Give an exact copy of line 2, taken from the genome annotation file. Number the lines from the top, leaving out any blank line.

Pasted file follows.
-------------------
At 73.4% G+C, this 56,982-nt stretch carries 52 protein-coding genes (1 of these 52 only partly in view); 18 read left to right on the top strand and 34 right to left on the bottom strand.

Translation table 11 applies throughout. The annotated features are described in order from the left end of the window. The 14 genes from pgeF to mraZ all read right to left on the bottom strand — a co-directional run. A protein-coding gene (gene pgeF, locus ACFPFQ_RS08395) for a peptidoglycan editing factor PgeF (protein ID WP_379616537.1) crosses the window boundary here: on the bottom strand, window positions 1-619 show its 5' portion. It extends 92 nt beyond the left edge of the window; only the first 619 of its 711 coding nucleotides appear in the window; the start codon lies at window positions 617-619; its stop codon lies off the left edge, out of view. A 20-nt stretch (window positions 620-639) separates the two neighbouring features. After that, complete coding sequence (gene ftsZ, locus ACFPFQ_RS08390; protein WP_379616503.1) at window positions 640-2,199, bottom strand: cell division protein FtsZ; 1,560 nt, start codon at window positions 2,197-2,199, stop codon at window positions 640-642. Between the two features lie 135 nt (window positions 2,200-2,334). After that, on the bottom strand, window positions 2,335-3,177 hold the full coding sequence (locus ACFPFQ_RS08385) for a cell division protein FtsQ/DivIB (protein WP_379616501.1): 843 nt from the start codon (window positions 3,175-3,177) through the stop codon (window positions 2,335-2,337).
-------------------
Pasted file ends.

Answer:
Translation table 11 applies throughout. The annotated features are described in order from the left end of the window. The 14 genes from pgeF to mraZ all read right to left on the bottom strand — a co-directional run. A protein-coding gene (gene pgeF, locus ACFPFQ_RS08395) for a peptidoglycan editing factor PgeF (protein ID WP_379616537.1) crosses the window boundary here: on the bottom strand, window positions 1-619 show its 5' portion. It extends 92 nt beyond the left edge of the window; only the first 619 of its 711 coding nucleotides appear in the window; the start codon lies at window positions 617-619; its stop codon lies off the left edge, out of view. A 20-nt stretch (window positions 620-639) separates the two neighbouring features. After that, complete coding sequence (gene ftsZ, locus ACFPFQ_RS08390; protein WP_379616503.1) at window positions 640-2,199, bottom strand: cell division protein FtsZ; 1,560 nt, start codon at window positions 2,197-2,199, stop codon at window positions 640-642. Between the two features lie 135 nt (window positions 2,200-2,334). After that, on the bottom strand, window positions 2,335-3,177 hold the full coding sequence (locus ACFPFQ_RS08385) for a cell division protein FtsQ/DivIB (protein WP_379616501.1): 843 nt from the start codon (window positions 3,175-3,177) through the stop codon (window positions 2,335-2,337).